Media unanimous in its verdict: NBC’s Matt Lauer needs to be sent back to the minors
The fall stretch run to Election Day did not start out well last night, with NBC making a major mistake in its choice of moderator for the first real showdown between the nominees
Last night was truly bizarre for me, one of those nights where you just think you are seeing and hearing things. This really can’t be happening, right?
It started with the NBC Commander-in-Chief Forum, a one hour forum that turned out to be what we should have expected it to be, a one hour television show.
Hosted by Matt Lauer, a man who dropped out of Ohio University’s School of Telecommunications and only when it became an embarrassing note on his resume did he return to get his degree. Why he was chosen by NBC, which broadcasts The Apprentice, did it become obvious why he was chosen.
LAUER: But what have you done in your life that prepares you to send men and women of the United States into harm’s way?
TRUMP: Well, I think the main thing is I have great judgment. I have good judgment. I know what’s going on. I’ve called so many of the shots. And I happened to hear Hillary Clinton say that I was not against the war in Iraq. I was totally against the war in Iraq. From a — you can look at Esquire magazine from ’04. You can look at before that.
And I was against the war in Iraq because I said it’s going to totally destabilize the Middle East, which it has. It has absolutely been a disastrous war, and by the way, perhaps almost as bad was the way Barack Obama got out. That was a disaster.
Well, unless you’ve been living under a rock the past year, you know this is something that has been discussed endlessly in the media. Trump says he was against the war in Iraq (good thing), even though there is zero evidence that this is true (bad thing). It has been pointed out enough times that Trump had said on the Howard Stern show in 2002 if he was for invading Iraq, saying “Yeah, I guess so. I wish the first time it was done correctly.”
Ok, it was an off-the-cuff comment, to be sure. But he said it, so why not ask him about the comment and see what he has to say about it?
Instead, Lauer lobbed a softball question at Trump. Set it up on a tee and watched him bat (more on baseball in a moment).
“People talk about you and commander-in-chief, and not just Secretary Clinton, but some of your Republican opponents in the primary season, and they wonder about your temperament. They say, does Donald Trump have the temperament to be commander-in-chief?” Lauer asked.
But if you think I am going to talk about Trump you’re wrong, I’ll leave that to the pundits. What startled me was the reaction of journalists on Twitter and elsewhere.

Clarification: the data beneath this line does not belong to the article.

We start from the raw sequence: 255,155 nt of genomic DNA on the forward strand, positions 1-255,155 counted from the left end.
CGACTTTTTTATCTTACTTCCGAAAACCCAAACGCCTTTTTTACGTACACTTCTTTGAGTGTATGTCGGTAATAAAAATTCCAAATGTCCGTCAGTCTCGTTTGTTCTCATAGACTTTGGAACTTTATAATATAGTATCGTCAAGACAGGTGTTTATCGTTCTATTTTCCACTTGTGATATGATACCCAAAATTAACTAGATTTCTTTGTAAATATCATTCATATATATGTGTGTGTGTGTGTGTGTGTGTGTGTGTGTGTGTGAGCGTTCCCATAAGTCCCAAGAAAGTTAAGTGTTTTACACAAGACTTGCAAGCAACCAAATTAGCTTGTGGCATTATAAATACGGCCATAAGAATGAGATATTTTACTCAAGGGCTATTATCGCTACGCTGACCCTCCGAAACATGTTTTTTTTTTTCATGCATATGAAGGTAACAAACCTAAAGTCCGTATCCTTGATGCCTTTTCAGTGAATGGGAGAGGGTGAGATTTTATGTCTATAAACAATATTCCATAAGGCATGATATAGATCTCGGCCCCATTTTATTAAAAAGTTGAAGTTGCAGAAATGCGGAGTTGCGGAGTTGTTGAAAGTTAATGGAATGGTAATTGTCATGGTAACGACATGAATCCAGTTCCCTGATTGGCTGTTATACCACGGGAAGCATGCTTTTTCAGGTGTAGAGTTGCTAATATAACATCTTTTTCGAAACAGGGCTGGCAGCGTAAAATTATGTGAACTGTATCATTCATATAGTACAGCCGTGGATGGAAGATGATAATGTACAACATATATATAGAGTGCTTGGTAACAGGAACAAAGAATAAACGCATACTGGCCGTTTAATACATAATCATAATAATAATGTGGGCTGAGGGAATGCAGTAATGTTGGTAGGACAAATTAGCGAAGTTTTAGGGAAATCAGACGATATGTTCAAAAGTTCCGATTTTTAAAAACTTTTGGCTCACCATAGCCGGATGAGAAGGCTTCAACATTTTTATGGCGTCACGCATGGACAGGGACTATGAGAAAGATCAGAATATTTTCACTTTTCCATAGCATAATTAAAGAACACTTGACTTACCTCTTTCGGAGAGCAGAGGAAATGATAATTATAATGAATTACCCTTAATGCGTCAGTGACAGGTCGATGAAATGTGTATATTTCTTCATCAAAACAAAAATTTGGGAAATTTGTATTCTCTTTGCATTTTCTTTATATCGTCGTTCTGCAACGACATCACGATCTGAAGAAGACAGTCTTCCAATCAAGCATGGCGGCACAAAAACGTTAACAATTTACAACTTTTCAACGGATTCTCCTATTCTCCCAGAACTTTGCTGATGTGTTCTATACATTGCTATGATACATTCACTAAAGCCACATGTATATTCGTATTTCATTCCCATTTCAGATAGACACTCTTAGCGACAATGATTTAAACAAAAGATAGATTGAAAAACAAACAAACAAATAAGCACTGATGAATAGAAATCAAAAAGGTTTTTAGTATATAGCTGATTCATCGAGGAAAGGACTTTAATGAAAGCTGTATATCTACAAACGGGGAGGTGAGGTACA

I like to have Twitter open during television events because I want to know how the media is reacting to the event. Generally, like during yesterday’s Apple iPhone event, the reaction is to make bad jokes (I do it, too), snarky comments, or occasionally some fact checking.
Last night, the reaction to Matt Lauer’s performance was instant, and unanimously negative.
“So Lauer didn’t correct Trump on his record about Iraq?” Phil Rucker of The Washington Post’s tweeted.
Seriously — everyone, and I mean everyone, knew this would happen. And Matt Lauer didn’t have a followup planned? https://t.co/mm5ufZKjEx
— Paul Krugman (@paulkrugman) September 8, 2016
It was an avalanche of negative reaction. Many accused Lauer of concentrating on Hillary Clinton’s emails, while asking soft questions of Trump. But it was the failure to follow-up that made so many angry.
The reason, of course, is that Lauer represented all of US journalism, and the image seem last night was very bad, indeed. Politics as entertainment, NBC protecting its Apprentice franchise, sexism – you name it, it all came out last night.
And, oddly, that is a good thing. It was nice to see so many angry at their profession. Hell, I’ve been angry at mine for years. Every time I think about those running the country’s largest newspaper and magazine properties I think “what qualifies them to be in their place?” (Usually it is because their last night is the same as the person who put them in their position. Don’t tell me there is no royalty in the US.)
So, ironically, I actually think the media did OK last night. The real star of the show was Matt Lauer, and he made sure everyone would remember his performance (which may not have been quite as bad as his critics said). Nonetheless, the reviews are in, now we can hope the show gets cancelled.
Then, I mistakenly stayed up to watch the Giants close out their game with the Rockies (the baseball reference from above).
Since most TNM readers are from the East Coast or from Europe, you may not be aware what a nightmare the second half of the season has been for the Giants. They were supposed to win this year, being an even numbered year, but it won’t happen. It turns out that the team is old, and bad trades have decimated the farm system. The bullpen is a disaster and last night was no different, with three different pitchers appearing in the bottom of the ninth, all being ineffective.
But like the reaction to Matt Lauer’s performance, the reaction from fans and the media was also encouraging: the team and coaching staff have blown it, and it is too late to fix things.
Somehow baseball is more upsetting to me than politics. With the end of the baseball season approaching I can look forward to a long cold winter. With politics, if the wrong candidate wins in November I will be soliciting a job from TNM readers somewhere in Europe (keep me in mind!). But what I will miss most if I move to Europe to work is one thing: baseball.